MH: Yea, I try to tell some of these guys about this, because I'm about your age and I've been playing drums and guitar for 16 years. I try to tell some of these musicians who are racist that if it wasn't for people like Jimi Hendrix and the black blues guy, they wouldn't be playing the stuff they are today.
HR: If it wasn't for the black musicians there would be no music, ok. You can take any contemporary musician on the planet and I don't care who it is. I mean I challenge you as a concept to find me any musician on the planet that you can't break his or her music down to Robert Johnson, Miles Davis, Charlie Parker, Jimi Hendrix, guys behind bars singing spirituals, American Southern Gospel or James Brown. James Brown invented so much fucking music we'll be living of the meat on his ribs until your son is dead. He left so much, he left such a great set of blueprints. I mean like when he goes I invented disco, I invented rap, I invented soul. Rolling Stone said it best when they wrote, "if you believe James Brown, he'll tell you that he invented rap, soul, funk and disco, that he invented the groove." And the thing about James Brown is that he's right. There is no white musician who you can say that about. Beethoven and Wagner? Well that's nice, ok. But that music really doesn't matter to me. But you want to talk about genius its not Kenny G, and its not Eddie Van Halen. They're great, there is genius in what they do, but if you want to go backwards to the source it's the source material that will fuck your shit up. If you want to hear some fury listen to John Coltrain. That is like music on its purest level. So when some of these metalheads or these racist guys who are like, "fuck these niggers, what are they good for," it's like, well you wouldn't have all those dumb ass patches on your jacket if Led Zeppelin and the Rolling Stones hadn't been so in love with the blues and righteous soul music. Take it back Keith Richards and he'll tell you straight up. Robert Johnson and Chuck Berry. We got all of our shit from Chuck Berry. We used his material mercilessly. Keith Richards will tell you. He goes, yea man Chuck Berry. And listen to Bob Dylan. He grew up with gospel, spiritual and all that stuff along with a lot of Oakie music, like mountain music. But it all comes from black music. And it's America that has cornered the market on great music. We gave the world music. America, not Europe, America did. Over the past two hundred years, with very few exceptions, there has not been much amazing music that has happened outside of America.
MH: Maybe that's why England has so many of the weekly trends. They look to see what America does and it prompts them.
HR: I think that in England what you are dealing with is people who live with a lot of music coming out of London. It's basically one town will dictate the music for a whole country. It's like one DJ will be in power for like the whole summer and he'll make this new music. All the clone bands will set up. One band on the great idea and eight clone bands will set up. One band on the great idea and eight clone bands will follow. Everyone goes on tour and the press agents go, "this is it, this is Manchester, this is the new music." And you listen to it and you go, "like suck my dick man, get the fuck out of here." But you can thank England for not letting American blues die. Because in England you don't have that racism thing going. It's the English who kept the blues alive and a lot of contemporary blues guys in the '50's like Lightning Hopkins and Fred McDowell, they couldn't make it in America. They went to Europe and England and they had like Mick Jagger in the front row taking notes. People like Eric Clapton, he idolized them, he idolized these people. These little old funky black men playing acoustic guitars. One of the most devastating guitar players that has ever been is Fred McDowell. I've got every record he's ever done that I have been able to find. He's a monster! Every once in a while I get to drive through his hometown. I drive through Como, Mississippi on the way to Memphis. It's cool to pass through Como. You're like "fuckin-A man, this is Fred's town."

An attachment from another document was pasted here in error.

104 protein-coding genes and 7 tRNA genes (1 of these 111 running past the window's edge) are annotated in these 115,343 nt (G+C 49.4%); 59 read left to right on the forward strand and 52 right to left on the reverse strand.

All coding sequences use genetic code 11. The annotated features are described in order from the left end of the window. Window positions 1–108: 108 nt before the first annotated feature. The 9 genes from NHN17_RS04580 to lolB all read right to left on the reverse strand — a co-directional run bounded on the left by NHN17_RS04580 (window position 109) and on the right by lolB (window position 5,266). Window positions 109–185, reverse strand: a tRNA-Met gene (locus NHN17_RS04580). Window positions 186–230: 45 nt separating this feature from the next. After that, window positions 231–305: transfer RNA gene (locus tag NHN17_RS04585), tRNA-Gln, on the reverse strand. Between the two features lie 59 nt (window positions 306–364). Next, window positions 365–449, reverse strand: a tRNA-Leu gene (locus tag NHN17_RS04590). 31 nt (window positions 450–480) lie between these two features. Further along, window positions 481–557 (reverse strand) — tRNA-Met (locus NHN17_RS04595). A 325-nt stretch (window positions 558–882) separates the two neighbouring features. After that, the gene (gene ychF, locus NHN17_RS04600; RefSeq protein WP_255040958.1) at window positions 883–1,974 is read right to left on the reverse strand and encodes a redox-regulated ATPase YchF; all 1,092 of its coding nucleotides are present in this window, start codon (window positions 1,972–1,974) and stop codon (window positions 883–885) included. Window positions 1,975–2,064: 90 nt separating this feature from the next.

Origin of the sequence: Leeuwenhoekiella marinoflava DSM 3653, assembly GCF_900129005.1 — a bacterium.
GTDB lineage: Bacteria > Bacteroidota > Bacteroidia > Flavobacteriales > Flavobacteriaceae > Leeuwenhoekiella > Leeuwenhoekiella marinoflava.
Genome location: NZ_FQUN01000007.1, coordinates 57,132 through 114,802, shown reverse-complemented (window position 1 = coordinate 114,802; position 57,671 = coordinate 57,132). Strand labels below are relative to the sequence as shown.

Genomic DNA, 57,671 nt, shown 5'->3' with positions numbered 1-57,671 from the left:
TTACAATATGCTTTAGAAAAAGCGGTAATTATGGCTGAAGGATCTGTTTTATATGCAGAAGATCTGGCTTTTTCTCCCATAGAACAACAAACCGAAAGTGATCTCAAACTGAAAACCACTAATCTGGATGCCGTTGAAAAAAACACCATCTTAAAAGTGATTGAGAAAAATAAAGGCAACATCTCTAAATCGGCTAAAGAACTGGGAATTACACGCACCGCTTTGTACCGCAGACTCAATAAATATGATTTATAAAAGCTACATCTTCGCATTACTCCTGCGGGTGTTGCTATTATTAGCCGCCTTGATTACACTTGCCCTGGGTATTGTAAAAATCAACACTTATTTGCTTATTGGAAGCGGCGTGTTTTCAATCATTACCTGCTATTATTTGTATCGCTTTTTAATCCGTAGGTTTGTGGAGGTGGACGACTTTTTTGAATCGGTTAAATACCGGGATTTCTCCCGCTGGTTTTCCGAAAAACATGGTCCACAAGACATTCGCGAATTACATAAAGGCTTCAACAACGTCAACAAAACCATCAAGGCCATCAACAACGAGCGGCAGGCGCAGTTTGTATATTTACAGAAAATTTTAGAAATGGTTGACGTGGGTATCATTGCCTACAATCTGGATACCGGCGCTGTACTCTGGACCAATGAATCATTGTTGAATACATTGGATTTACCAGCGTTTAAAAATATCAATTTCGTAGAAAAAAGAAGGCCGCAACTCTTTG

MH: It sounds like you have some really diverse influences.
HR: I wouldn't necessarily call them influences but a lot of diverse interest in music. Just what I've learned over the years. You should know why you like a band and know where the music came from. Unfortunately today young people are raised on Guns 'N Roses. But they should do their homework and go back to at least Led Zeppelin and when they get older and can swallow some of their ego maybe they can have enough stamina to go back to where they got it, and then they will really be rewarded. That's what I've been doing with jazz music. I found out about Thelonious Monk. If you want to hear some music get Miles Davis or Charlie Parker and that shit is just like pure sunshine. You can't fuck with it. Hendrix and all that, you can't touch it. A lot of these bands today, you can't sell me on a lot of these bands. I saw Zeppelin, I saw Hendrix, I saw Nugent, I saw Aerosmith on the Toys In The Attic tour. You can't fuck with me. I've seen hard rock. I grew up with the Bad Brains. I've seen some real shit go down. And these days you can't sell me on Anthrax. I'm sorry. Nice guys I'm sure, but sorry.